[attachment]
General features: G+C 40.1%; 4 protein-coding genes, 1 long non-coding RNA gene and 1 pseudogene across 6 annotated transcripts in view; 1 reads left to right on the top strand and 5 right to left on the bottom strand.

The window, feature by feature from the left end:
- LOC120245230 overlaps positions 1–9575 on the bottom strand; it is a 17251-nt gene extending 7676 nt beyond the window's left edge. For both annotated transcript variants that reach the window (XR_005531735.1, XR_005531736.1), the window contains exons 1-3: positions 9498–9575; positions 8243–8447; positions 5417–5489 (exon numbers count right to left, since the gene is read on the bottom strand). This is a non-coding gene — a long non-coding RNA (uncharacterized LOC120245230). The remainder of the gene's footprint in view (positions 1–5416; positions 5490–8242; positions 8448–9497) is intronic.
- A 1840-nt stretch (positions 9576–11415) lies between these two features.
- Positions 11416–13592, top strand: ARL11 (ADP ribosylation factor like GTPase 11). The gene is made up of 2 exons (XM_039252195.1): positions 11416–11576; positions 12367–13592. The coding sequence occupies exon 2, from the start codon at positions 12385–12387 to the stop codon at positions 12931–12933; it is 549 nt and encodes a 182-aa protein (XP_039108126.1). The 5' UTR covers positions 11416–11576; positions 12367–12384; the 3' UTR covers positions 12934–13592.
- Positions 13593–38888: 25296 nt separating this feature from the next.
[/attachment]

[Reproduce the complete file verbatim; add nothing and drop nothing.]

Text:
General features: G+C 40.1%; 4 protein-coding genes, 1 long non-coding RNA gene and 1 pseudogene across 6 annotated transcripts in view; 1 reads left to right on the top strand and 5 right to left on the bottom strand.

The window, feature by feature from the left end:
- LOC120245230 overlaps positions 1–9575 on the bottom strand; it is a 17251-nt gene extending 7676 nt beyond the window's left edge. For both annotated transcript variants that reach the window (XR_005531735.1, XR_005531736.1), the window contains exons 1-3: positions 9498–9575; positions 8243–8447; positions 5417–5489 (exon numbers count right to left, since the gene is read on the bottom strand). This is a non-coding gene — a long non-coding RNA (uncharacterized LOC120245230). The remainder of the gene's footprint in view (positions 1–5416; positions 5490–8242; positions 8448–9497) is intronic.
- A 1840-nt stretch (positions 9576–11415) lies between these two features.
- Positions 11416–13592, top strand: ARL11 (ADP ribosylation factor like GTPase 11). The gene is made up of 2 exons (XM_039252195.1): positions 11416–11576; positions 12367–13592. The coding sequence occupies exon 2, from the start codon at positions 12385–12387 to the stop codon at positions 12931–12933; it is 549 nt and encodes a 182-aa protein (XP_039108126.1). The 5' UTR covers positions 11416–11576; positions 12367–12384; the 3' UTR covers positions 12934–13592.
- Positions 13593–38888: 25296 nt separating this feature from the next.